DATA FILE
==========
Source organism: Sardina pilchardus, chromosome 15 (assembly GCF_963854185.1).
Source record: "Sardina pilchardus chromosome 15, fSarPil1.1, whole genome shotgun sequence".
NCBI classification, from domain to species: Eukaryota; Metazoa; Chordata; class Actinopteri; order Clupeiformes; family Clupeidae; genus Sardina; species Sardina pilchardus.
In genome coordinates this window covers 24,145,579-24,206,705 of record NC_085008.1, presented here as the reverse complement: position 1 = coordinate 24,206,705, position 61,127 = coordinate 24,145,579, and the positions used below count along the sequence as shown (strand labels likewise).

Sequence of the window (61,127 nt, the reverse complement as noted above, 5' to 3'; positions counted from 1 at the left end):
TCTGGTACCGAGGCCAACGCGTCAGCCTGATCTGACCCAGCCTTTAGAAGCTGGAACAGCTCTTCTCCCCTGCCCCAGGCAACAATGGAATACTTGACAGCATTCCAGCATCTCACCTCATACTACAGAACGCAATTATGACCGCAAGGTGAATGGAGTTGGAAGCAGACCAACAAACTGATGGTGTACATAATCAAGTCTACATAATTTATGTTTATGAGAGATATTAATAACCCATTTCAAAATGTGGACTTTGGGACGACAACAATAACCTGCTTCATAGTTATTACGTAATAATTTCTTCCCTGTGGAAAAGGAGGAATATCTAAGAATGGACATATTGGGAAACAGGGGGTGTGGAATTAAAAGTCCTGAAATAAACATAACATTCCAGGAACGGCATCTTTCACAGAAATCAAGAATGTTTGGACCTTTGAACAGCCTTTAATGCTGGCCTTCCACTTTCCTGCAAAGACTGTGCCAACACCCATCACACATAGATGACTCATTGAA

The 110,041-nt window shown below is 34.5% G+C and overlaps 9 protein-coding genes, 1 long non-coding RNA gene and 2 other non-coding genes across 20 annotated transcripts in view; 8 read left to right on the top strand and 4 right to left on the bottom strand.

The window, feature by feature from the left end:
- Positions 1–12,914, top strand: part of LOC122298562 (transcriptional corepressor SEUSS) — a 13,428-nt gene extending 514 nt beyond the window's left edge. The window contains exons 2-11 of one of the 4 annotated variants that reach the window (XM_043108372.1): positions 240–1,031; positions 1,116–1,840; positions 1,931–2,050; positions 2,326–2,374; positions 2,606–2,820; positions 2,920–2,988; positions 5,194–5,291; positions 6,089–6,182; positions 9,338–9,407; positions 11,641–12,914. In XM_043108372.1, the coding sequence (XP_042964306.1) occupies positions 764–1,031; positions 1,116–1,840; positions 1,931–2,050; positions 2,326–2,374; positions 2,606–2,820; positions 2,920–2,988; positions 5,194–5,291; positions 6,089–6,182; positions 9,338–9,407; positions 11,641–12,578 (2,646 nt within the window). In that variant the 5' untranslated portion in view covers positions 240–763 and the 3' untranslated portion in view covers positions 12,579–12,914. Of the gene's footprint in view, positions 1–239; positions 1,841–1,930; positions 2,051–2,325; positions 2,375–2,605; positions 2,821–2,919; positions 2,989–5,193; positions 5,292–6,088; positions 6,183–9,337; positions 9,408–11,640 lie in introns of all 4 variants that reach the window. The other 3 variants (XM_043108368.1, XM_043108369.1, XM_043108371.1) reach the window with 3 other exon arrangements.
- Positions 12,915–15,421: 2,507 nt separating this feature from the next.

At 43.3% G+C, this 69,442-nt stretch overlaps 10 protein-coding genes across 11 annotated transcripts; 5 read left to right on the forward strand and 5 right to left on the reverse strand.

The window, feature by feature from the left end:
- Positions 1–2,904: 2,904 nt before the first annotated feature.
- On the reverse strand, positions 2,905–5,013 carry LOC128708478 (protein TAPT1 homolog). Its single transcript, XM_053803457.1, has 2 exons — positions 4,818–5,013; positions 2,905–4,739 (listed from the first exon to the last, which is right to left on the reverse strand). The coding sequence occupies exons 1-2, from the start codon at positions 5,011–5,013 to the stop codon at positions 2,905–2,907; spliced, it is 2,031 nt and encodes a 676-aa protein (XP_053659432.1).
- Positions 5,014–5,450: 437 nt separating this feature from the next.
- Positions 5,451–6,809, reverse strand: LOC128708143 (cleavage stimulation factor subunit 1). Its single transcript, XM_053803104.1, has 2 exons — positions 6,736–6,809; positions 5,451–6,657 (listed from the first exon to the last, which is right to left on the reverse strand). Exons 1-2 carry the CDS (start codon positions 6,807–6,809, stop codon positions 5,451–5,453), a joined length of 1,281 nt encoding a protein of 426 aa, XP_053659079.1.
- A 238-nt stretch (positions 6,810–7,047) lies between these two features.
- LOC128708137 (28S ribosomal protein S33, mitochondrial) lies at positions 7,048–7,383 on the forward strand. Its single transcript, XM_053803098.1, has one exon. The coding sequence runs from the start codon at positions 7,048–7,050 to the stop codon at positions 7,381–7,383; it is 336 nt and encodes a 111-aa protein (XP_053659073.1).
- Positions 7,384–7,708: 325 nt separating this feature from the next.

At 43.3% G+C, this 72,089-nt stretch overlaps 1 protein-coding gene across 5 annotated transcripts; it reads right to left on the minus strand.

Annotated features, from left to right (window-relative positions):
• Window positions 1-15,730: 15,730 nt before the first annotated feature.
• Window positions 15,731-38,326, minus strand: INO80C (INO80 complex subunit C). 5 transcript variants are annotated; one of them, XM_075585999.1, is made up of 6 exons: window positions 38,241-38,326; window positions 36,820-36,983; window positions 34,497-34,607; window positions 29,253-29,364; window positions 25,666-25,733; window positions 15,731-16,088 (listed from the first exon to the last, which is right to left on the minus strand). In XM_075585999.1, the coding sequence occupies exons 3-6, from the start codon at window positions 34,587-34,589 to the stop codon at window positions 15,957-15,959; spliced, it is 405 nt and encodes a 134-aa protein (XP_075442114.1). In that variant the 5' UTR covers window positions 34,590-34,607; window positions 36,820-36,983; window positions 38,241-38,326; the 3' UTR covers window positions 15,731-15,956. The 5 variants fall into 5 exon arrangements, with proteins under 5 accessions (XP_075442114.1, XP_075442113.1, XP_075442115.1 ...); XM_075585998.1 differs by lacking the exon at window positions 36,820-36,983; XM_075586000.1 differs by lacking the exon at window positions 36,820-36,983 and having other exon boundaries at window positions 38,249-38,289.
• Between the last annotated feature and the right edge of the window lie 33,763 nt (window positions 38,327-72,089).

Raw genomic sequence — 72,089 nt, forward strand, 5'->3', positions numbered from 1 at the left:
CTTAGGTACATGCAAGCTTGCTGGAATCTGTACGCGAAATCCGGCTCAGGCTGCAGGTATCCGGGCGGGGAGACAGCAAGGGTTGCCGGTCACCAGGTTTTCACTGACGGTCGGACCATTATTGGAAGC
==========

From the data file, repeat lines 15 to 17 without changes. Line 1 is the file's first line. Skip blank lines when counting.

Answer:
- Positions 5,014–5,450: 437 nt separating this feature from the next.
- Positions 5,451–6,809, reverse strand: LOC128708143 (cleavage stimulation factor subunit 1). Its single transcript, XM_053803104.1, has 2 exons — positions 6,736–6,809; positions 5,451–6,657 (listed from the first exon to the last, which is right to left on the reverse strand). Exons 1-2 carry the CDS (start codon positions 6,807–6,809, stop codon positions 5,451–5,453), a joined length of 1,281 nt encoding a protein of 426 aa, XP_053659079.1.
- A 238-nt stretch (positions 6,810–7,047) lies between these two features.